Monday, June 11, 2012

“Baby Mama” Drama to “Nanny State” Trauma

Once, while I was meeting with a brilliant young man, the conversation turned to marriage and fatherhood.  To my surprise, the young man admitted that from his formative years through his young adulthood, the concept of marriage was nowhere on his radar screen.  The shocker was that just a few years ago, though he had committed his life to Christ and had become and active member of his church, marriage was still a completely alien concept to him.  He admitted to me that he assumed the only way he could ever be a father was to become a “baby daddy,” replete with the concomitant “baby mama” drama.

Thursday, June 7, 2012

“Daddy Did My Hair” – Weaving the Nature of Fatherhood

My father always seemed larger than life.  A booming baritone who made the first Great Migration north with his family after the Stock Market Crash of '29, he worked throughout his schooling to help support his mother and numerous siblings.  My father finished Hampton University, and served his country during World War II as one of the first African American army captains leading an all-White company in the Pacific theater.  This was a man who integrated the public school system along with a group of brave high school teachers, who with my mother at his side was instrumental in exposing unfair housing practices and the need for the Housing Discrimination Act of 1968.  As an Industrial Arts teacher, he was so proficient at carpentry that he could design and build just about anything with his seemingly unlimited imagination and skill.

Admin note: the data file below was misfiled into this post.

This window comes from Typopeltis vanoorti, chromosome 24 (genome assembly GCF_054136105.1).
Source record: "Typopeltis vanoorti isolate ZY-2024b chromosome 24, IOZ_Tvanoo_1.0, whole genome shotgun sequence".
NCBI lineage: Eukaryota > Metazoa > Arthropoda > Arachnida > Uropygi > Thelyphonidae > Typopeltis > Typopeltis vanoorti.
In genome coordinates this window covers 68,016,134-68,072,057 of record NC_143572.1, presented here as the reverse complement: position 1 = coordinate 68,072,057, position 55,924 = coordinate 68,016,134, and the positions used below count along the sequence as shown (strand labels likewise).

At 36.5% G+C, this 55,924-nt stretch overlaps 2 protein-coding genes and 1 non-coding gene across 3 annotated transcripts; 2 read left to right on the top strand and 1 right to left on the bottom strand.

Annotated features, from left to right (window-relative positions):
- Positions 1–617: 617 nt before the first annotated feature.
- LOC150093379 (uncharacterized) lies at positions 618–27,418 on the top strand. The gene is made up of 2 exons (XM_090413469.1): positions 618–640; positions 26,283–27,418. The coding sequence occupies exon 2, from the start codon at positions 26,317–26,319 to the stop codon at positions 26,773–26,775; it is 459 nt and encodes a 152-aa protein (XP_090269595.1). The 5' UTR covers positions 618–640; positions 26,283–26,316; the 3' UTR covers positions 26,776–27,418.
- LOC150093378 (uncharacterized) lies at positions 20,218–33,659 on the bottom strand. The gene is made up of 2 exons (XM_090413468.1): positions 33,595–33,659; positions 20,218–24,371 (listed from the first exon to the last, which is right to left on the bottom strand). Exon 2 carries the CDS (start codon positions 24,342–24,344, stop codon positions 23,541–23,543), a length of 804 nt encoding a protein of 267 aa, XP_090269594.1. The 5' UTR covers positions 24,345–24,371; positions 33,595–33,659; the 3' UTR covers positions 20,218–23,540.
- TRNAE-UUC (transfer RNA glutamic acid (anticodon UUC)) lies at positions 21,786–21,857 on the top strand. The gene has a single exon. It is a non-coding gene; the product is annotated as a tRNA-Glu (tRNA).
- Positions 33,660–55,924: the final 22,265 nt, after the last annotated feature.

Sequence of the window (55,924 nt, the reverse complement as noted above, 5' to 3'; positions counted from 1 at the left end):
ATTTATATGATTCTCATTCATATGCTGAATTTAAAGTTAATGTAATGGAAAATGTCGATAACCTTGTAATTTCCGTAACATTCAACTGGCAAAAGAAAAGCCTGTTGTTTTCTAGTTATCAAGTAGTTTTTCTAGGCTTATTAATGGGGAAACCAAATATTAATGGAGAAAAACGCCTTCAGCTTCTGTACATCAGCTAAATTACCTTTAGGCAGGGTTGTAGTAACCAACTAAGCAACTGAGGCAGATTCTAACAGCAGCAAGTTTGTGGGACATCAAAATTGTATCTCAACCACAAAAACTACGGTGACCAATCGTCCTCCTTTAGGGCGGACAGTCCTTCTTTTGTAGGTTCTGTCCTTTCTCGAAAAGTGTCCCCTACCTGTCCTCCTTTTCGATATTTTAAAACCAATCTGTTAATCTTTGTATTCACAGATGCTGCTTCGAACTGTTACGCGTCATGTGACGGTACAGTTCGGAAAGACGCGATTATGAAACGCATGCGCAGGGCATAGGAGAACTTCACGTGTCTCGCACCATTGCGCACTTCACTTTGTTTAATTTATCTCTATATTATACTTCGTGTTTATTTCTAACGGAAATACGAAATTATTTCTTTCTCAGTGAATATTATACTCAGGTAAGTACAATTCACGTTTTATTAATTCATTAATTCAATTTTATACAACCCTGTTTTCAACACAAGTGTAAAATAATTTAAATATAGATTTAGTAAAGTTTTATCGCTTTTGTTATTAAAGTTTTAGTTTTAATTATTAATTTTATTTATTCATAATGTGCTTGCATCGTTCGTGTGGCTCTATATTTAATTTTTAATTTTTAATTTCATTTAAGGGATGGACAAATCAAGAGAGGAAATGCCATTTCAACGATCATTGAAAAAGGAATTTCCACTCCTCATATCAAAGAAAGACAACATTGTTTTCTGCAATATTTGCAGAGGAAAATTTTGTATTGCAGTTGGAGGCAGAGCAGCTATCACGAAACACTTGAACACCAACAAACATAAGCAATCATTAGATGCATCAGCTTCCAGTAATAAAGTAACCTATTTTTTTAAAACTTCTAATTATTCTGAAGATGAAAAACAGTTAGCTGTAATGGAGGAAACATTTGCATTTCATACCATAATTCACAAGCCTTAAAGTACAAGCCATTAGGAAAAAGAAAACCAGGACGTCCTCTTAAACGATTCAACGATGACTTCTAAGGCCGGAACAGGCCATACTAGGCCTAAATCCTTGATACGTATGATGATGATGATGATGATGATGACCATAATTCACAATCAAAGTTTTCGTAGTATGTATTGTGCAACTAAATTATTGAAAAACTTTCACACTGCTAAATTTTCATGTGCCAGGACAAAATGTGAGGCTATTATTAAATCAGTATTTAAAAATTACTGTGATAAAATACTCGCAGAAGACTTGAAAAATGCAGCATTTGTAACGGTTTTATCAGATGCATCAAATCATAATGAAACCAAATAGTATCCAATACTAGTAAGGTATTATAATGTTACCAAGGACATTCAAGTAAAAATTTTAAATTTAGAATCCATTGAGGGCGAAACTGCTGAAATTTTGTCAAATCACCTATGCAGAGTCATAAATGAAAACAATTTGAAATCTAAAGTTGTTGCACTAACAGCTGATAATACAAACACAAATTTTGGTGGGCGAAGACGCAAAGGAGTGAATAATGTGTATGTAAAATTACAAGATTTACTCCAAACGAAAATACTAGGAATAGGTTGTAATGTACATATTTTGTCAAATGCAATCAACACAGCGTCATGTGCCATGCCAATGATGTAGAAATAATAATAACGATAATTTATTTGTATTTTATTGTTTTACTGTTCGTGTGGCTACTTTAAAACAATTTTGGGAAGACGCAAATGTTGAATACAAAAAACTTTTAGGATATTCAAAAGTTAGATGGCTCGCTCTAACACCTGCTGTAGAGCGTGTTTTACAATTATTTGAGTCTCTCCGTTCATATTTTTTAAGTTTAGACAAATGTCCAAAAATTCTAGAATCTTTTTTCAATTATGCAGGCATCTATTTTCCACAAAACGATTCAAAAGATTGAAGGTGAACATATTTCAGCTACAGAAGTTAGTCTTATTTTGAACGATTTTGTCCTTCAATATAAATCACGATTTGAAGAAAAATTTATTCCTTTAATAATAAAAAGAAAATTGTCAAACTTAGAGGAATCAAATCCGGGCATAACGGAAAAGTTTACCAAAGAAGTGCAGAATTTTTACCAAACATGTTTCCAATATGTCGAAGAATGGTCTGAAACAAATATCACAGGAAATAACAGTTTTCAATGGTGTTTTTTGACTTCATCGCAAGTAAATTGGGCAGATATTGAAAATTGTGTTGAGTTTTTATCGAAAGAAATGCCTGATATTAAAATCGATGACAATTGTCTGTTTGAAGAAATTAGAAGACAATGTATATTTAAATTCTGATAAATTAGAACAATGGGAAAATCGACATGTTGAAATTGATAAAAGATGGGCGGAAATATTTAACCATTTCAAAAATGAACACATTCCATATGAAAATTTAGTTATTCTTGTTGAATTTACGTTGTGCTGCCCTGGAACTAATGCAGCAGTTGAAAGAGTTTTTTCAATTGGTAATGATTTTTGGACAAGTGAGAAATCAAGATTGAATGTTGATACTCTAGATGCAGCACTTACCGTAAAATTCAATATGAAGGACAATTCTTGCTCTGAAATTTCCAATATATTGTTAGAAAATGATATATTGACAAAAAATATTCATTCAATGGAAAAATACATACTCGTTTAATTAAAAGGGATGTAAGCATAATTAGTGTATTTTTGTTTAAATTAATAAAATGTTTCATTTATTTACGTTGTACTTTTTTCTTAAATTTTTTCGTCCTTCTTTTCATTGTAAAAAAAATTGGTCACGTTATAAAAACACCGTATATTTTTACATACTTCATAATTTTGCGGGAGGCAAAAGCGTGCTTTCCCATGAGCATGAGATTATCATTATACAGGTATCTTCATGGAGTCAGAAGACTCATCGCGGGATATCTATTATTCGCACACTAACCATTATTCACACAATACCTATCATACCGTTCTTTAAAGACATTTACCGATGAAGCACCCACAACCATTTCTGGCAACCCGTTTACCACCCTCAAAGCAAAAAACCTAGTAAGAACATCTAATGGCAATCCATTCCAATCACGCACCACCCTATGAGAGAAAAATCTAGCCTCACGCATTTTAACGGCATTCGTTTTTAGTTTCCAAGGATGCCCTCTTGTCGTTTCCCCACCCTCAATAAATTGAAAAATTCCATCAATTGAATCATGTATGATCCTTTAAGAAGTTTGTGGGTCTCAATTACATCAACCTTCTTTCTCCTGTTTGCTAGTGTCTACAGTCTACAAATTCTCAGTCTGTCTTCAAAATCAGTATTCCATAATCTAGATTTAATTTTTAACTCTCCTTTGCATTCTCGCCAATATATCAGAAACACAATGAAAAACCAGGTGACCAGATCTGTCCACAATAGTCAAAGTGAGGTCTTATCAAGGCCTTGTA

One morning, my father faced a daunting, never-before-performed task ... doing his daughters’ hair.

Tuesday, June 5, 2012

‘How We Be’ – An Offbeat Look at Ebonics

There are many rich things about being African American that give me a warm smile.  Among these are our innovative, ‘good for the soul’ foods (taken in moderation, of course), our pioneering spirit that has created an entire series of history-making ‘firsts,’ and our multitude of globally imitated genres of music and dance.  These and many other things are reflective of our unique style that continues to grow out of our incredible resilience and adaptability as a people. 

Our ever-evolving linguistics is no exception.